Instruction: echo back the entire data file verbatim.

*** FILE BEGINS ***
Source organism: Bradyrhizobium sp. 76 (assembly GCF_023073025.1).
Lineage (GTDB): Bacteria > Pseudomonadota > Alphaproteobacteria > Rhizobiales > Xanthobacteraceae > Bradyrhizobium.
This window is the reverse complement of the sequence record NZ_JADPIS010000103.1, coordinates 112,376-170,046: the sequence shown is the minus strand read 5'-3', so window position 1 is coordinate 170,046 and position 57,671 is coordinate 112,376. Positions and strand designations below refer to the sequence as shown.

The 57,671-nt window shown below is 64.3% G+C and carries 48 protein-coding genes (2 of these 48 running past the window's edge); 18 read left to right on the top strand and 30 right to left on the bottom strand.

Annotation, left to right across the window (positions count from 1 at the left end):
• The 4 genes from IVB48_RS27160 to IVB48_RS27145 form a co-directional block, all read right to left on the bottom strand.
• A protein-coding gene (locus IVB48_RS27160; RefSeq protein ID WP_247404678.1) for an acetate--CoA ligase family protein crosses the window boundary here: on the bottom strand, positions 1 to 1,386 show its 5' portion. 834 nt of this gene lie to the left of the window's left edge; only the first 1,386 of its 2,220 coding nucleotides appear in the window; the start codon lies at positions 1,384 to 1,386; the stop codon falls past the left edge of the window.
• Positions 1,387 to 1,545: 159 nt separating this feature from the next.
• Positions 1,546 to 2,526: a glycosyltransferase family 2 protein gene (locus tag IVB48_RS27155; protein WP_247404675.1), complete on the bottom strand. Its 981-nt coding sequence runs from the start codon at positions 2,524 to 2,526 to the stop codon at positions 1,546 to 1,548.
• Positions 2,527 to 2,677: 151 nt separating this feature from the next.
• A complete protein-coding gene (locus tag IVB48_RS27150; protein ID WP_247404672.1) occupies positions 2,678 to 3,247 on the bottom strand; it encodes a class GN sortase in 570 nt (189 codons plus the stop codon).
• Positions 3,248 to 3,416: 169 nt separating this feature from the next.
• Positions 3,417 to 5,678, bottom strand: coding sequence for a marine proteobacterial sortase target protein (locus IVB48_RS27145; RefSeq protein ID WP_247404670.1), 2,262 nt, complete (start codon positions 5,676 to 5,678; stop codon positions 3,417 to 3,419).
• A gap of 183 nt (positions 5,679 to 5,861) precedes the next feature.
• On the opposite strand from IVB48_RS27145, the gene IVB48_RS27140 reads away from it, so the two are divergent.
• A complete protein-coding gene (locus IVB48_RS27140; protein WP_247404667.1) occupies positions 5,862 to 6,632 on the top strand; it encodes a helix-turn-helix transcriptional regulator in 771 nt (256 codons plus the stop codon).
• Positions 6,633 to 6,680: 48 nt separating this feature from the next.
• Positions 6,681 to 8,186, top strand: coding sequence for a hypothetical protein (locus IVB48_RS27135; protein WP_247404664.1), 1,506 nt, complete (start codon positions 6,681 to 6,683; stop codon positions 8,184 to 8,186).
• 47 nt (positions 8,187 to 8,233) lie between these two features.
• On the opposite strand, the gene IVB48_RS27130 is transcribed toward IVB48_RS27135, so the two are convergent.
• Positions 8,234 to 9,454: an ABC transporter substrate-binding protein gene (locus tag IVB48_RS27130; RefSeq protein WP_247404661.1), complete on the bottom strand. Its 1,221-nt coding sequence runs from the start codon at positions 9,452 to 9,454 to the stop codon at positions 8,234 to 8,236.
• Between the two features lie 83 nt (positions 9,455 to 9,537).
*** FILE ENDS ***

Source organism: Bradyrhizobium sp. 76 (assembly GCF_023073025.1).
Lineage (GTDB): Bacteria > Pseudomonadota > Alphaproteobacteria > Rhizobiales > Xanthobacteraceae > Bradyrhizobium.
This window is the reverse complement of the sequence record NZ_JADPIS010000103.1, coordinates 112,376-170,046: the sequence shown is the minus strand read 5'-3', so window position 1 is coordinate 170,046 and position 57,671 is coordinate 112,376. Positions and strand designations below refer to the sequence as shown.

The 57,671-nt window shown below is 64.3% G+C and carries 48 protein-coding genes (2 of these 48 running past the window's edge); 18 read left to right on the top strand and 30 right to left on the bottom strand.

Annotation, left to right across the window (positions count from 1 at the left end):
• The 4 genes from IVB48_RS27160 to IVB48_RS27145 form a co-directional block, all read right to left on the bottom strand.
• A protein-coding gene (locus IVB48_RS27160; RefSeq protein ID WP_247404678.1) for an acetate--CoA ligase family protein crosses the window boundary here: on the bottom strand, positions 1 to 1,386 show its 5' portion. 834 nt of this gene lie to the left of the window's left edge; only the first 1,386 of its 2,220 coding nucleotides appear in the window; the start codon lies at positions 1,384 to 1,386; the stop codon falls past the left edge of the window.
• Positions 1,387 to 1,545: 159 nt separating this feature from the next.
• Positions 1,546 to 2,526: a glycosyltransferase family 2 protein gene (locus tag IVB48_RS27155; protein WP_247404675.1), complete on the bottom strand. Its 981-nt coding sequence runs from the start codon at positions 2,524 to 2,526 to the stop codon at positions 1,546 to 1,548.
• Positions 2,527 to 2,677: 151 nt separating this feature from the next.
• A complete protein-coding gene (locus tag IVB48_RS27150; protein ID WP_247404672.1) occupies positions 2,678 to 3,247 on the bottom strand; it encodes a class GN sortase in 570 nt (189 codons plus the stop codon).
• Positions 3,248 to 3,416: 169 nt separating this feature from the next.
• Positions 3,417 to 5,678, bottom strand: coding sequence for a marine proteobacterial sortase target protein (locus IVB48_RS27145; RefSeq protein ID WP_247404670.1), 2,262 nt, complete (start codon positions 5,676 to 5,678; stop codon positions 3,417 to 3,419).
• A gap of 183 nt (positions 5,679 to 5,861) precedes the next feature.
• On the opposite strand from IVB48_RS27145, the gene IVB48_RS27140 reads away from it, so the two are divergent.
• A complete protein-coding gene (locus IVB48_RS27140; protein WP_247404667.1) occupies positions 5,862 to 6,632 on the top strand; it encodes a helix-turn-helix transcriptional regulator in 771 nt (256 codons plus the stop codon).
• Positions 6,633 to 6,680: 48 nt separating this feature from the next.
• Positions 6,681 to 8,186, top strand: coding sequence for a hypothetical protein (locus IVB48_RS27135; protein WP_247404664.1), 1,506 nt, complete (start codon positions 6,681 to 6,683; stop codon positions 8,184 to 8,186).
• 47 nt (positions 8,187 to 8,233) lie between these two features.
• On the opposite strand, the gene IVB48_RS27130 is transcribed toward IVB48_RS27135, so the two are convergent.
• Positions 8,234 to 9,454: an ABC transporter substrate-binding protein gene (locus tag IVB48_RS27130; RefSeq protein WP_247404661.1), complete on the bottom strand. Its 1,221-nt coding sequence runs from the start codon at positions 9,452 to 9,454 to the stop codon at positions 8,234 to 8,236.
• Between the two features lie 83 nt (positions 9,455 to 9,537).